U.S. Rep. Brett Guthrie, R-Bowling Green, discussed his ideas for growing manufacturing jobs and increasing competitiveness during a roundtable discussion Friday with members of the local manufacturing and business community.

Guthrie discussed his recently-filed REBUILD Act with the group, which met at Stupp Bridge Co. in Bowling Green.

REBUILD stands for the Reducing Employer Burdens, Unleashing Innovation and Labor Development Act.

The bill is a “top 10 list” of policies for stimulating the manufacturing industry with elements that include investing in training programs that will match skills needed by industry, expediting the process for comprehensive tax reform, expanding offshore oil and gas production and limiting action from the Environmental Protection Agency that would negatively affect the economy. 

It would also repeal the Affordable Care Act, also known as “Obamacare,” and in its place establish a framework for consumers to purchase health insurance across state lines.

Guthrie told the group that he has long had an interest in manufacturing because of his family background. His father worked for Ford, and Guthrie’s family owns Trace Die Cast.

He said it’s important for government to get out of the way of businesses but also make sure that people have the skills to operate in a new manufacturing environment.

The act tells a complete story of what he believes needs to happen to grow the manufacturing industry, but it’s unlikely that it will be passed through Congress in that complete form, Guthrie said after the meeting.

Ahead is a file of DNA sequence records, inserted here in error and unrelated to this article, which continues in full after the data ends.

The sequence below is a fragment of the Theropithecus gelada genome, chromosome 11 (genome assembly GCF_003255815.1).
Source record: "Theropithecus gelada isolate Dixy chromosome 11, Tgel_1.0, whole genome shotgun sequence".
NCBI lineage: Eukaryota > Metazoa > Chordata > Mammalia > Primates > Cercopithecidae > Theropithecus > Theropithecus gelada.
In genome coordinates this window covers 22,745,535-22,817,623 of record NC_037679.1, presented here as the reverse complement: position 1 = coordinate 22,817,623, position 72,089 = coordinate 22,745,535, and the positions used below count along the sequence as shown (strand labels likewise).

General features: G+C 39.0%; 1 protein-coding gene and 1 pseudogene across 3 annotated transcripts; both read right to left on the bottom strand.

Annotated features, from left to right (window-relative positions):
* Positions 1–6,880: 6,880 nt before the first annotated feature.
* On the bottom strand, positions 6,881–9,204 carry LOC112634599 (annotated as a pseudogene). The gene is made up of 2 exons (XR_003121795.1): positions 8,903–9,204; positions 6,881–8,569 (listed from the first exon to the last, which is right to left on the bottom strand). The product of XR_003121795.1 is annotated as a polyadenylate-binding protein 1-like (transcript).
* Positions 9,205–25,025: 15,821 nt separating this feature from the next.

“In the end I think what will happen is that pieces of this bill will move forward,” he said.

Guthrie told the group that the stories of their experiences can help show the need for the act.

Rodney Kirtley, executive director of the Barren River Area Development District, said one of the barriers to filling manufacturing jobs in the region has been extensions of unemployment benefits, which keeps some people out of the workforce.

“Then they get out of the habit of working,” Kirtley said.

Ron Bunch, president of the Bowling Green Area Chamber of Commerce, said the existing workforce system isn’t doing a good job of matching up people and jobs.

“Somebody’s got to look at what happened over time that we’ve got these positions open and not the talent to match up,” he said.

Robert Teixeira, general manager at Magna, said after the meeting that one of the biggest challenges his business faces is finding workers with the skills needed such as tool and die making and robotics.

When the company located in Bowling Green it imported workers with the appropriate skills from Canada – where the company is based – and from other states, but many didn’t stay in those positions for long “because this is not home,” he said.

Magna pays for its team members to go to school to get specific skills, but now the company is seeing those workers take higher paying jobs at other places, Teixeira said.

He said he thinks Guthrie’s bill might help his industry because it might provide more money for training workers. 

The business can’t continue to pay to train workers who leave for other jobs, Teixeira said.

— Follow government beat writer Katie Brandenburg on Twitter at twitter.com/BGDNgovtbeat or visit bgdailynews.com.

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